Exploring New Materials through Artificial Intelligence: A Startup’s Innovative Approach

Orbital Materials — founded by Jonathan Godwin, who previously was involved with DeepMind’s material research efforts — is creating an AI-powered platform that can be used to discover materials ranging from batteries to carbon dioxide-capturing cells. Godwin says he was inspired to found Orbital Materials by seeing how the techniques underpinning AI systems like AlphaFold, DeepMind’s AI that can predict a protein’s 3D structure from its amino acid sequence, could be applied to the materials sciences. “[Yet] demand for new advanced materials … is growing hugely as our economies become electrified and de-carbonized.”Orbital Materials isn’t the first to apply AI to materials R&D. Osmium AI, led by an ex-Googler and backed by Y Combinator, enables industrial customers to predict the physical properties of new materials, then refine and optimize those new materials leveraging AI. But what sets Orbital Materials apart is its proprietary AI model for materials science, Godwin claims.

In a tech world captivated by text-generating AI, image-generating AI, and even movie-generating AI, one startup is breaking the mold. Orbital Materials, founded by former DeepMind senior researcher Jonathan Godwin, is paving the way for a new type of AI technology – GenAI. This innovative approach aims to support the creation of physical materials for manufacturing.

Godwin, inspired by the success of AI systems like AlphaFold, set out to apply similar techniques to the field of materials science. His goal: to revolutionize the traditional methods of discovering new materials, which often rely on time-consuming and costly trial and error processes in the lab.

“I felt that a new type of organization – one with AI experts as well as materials-scientists – was needed to bring materials out of the computer into the real world.”
-Jonathan Godwin, Founder of Orbital Materials

With the help of AI, Orbital Materials’ platform has the potential to uncover groundbreaking materials, ranging from batteries to carbon dioxide-capturing cells. This type of technology is in high demand as economies strive to become more electrified and de-carbonized.

However, crafting new materials is not an easy feat. It requires identifying specific physical and chemical structures, as well as determining the appropriate processes, such as melting or evaporating, to successfully create them. Once the material is devised, it must also undergo rigorous testing in various conditions to ensure its viability for its intended application.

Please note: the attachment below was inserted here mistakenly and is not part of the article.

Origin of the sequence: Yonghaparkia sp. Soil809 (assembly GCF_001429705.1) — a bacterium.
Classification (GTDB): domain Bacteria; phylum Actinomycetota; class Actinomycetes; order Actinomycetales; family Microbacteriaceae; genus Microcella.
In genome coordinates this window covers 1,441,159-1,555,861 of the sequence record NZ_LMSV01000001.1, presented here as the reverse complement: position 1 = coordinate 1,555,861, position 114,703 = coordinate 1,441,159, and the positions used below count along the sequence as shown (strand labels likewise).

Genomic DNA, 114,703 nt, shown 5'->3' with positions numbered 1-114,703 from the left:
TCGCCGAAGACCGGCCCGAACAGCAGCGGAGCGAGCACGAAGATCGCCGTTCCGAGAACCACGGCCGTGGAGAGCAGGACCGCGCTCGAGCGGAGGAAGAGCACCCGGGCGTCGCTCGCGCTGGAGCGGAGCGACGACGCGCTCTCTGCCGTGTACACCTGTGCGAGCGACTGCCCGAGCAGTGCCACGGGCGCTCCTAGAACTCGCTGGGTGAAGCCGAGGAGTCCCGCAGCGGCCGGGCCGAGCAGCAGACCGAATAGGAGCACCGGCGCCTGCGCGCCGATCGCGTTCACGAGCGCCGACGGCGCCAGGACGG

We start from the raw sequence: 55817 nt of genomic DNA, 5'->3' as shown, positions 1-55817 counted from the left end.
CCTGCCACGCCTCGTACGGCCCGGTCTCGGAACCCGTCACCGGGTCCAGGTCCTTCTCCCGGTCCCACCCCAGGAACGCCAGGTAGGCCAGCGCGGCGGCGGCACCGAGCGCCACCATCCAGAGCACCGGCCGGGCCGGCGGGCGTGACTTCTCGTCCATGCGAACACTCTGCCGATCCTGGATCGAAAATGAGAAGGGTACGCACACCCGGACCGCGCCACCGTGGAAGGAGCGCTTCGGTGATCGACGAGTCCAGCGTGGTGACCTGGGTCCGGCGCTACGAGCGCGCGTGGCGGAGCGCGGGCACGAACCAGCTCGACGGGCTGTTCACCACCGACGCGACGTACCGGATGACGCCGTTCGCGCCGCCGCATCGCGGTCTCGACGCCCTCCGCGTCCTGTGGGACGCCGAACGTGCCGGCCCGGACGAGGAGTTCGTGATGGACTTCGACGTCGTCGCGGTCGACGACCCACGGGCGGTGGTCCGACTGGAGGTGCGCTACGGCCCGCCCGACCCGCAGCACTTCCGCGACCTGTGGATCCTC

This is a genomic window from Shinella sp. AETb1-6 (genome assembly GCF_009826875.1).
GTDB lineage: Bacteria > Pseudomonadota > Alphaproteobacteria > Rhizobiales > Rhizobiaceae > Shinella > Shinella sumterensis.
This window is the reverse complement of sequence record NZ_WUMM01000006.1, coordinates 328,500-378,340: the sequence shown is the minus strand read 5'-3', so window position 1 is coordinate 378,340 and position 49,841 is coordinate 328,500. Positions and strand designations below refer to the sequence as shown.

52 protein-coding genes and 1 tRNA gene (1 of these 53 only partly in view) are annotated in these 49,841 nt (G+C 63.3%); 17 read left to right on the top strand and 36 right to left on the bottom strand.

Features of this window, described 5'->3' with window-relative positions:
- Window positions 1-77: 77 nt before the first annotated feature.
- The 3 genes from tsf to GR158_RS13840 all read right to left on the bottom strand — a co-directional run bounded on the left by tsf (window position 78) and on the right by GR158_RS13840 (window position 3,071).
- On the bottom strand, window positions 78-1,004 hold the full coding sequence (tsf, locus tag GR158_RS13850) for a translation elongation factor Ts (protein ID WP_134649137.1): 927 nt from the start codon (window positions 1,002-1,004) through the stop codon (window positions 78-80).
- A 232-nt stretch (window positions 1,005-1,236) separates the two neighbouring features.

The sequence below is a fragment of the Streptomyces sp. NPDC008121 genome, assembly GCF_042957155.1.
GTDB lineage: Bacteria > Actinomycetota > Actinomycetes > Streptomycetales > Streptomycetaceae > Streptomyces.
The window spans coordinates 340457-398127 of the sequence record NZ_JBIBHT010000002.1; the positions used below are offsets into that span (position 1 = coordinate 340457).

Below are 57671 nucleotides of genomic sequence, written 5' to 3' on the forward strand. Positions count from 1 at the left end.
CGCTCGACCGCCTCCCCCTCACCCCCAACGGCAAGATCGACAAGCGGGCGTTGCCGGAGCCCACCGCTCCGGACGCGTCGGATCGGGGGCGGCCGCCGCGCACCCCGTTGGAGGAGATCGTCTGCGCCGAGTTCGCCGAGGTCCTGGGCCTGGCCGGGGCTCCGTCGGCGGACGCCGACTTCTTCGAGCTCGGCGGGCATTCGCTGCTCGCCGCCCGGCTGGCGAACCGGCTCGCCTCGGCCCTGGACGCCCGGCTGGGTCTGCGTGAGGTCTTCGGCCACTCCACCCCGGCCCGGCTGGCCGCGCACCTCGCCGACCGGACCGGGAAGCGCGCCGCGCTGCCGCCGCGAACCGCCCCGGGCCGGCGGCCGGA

“AI-enabled technology can greatly assist in mapping out which properties and processes may yield certain types of materials, ultimately saving time and money,” explains Godwin.

  • Traditional methods of discovering new materials are slow and expensive, often resulting in years of experimentation before success is achieved.
  • AI technology can speed up material design workflows and lead to the development of new products.

While Orbital Materials is not the first to utilize AI in materials research and development, what sets them apart is their proprietary AI model for materials science.

“We’ve taken a lot of inspiration from the successes of large language models and AlphaFold in building our data sets…This diversity is one of the things that gives the models their remarkable capabilities,” says Godwin.

“[We’re] taking a full-stack AI approach to developing a pipeline of materials in house.”
-Jonathan Godwin, Founder of Orbital Materials

At their lab in New Jersey, Orbital Materials’ AI model, called Linus, serves as the backbone for materials and chemical research and development. Linus was trained on a vast dataset of simulations and materials, allowing it to generate 3D molecular structures that meet specific criteria.

Scientists using Linus can enter natural language instructions, and the system will produce a molecular structure that satisfies the criteria. While it is not perfect and sometimes generates materials that are not physically possible to manufacture, Orbital Materials has successfully created at least one material – a cheaper, more reliable filter for capturing carbon dioxide from the air.

“Our goal is to bring materials to the proof of concept or pilot demonstration phase and then seek outside manufacturers as partners,” explains Godwin.

To further their mission, Orbital recently raised $16 million in a Series A round, bringing their total raised to approximately $21 million. This new capital will be used to expand their data science and wet lab teams and continue their advancements in the materials industry.

“Just like AlphaFold is enabling new drugs to be discovered and brought to market faster, Orbital Materials’ technology is enabling new advanced materials to be designed and commercialized at unprecedented speed,” says Godwin confidently. And with the power of GenAI on their side, there’s no doubt that Orbital Materials will continue to make waves in the world of materials science.

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Kira Kim

Kira Kim is a science journalist with a background in biology and a passion for environmental issues. She is known for her clear and concise writing, as well as her ability to bring complex scientific concepts to life for a general audience.

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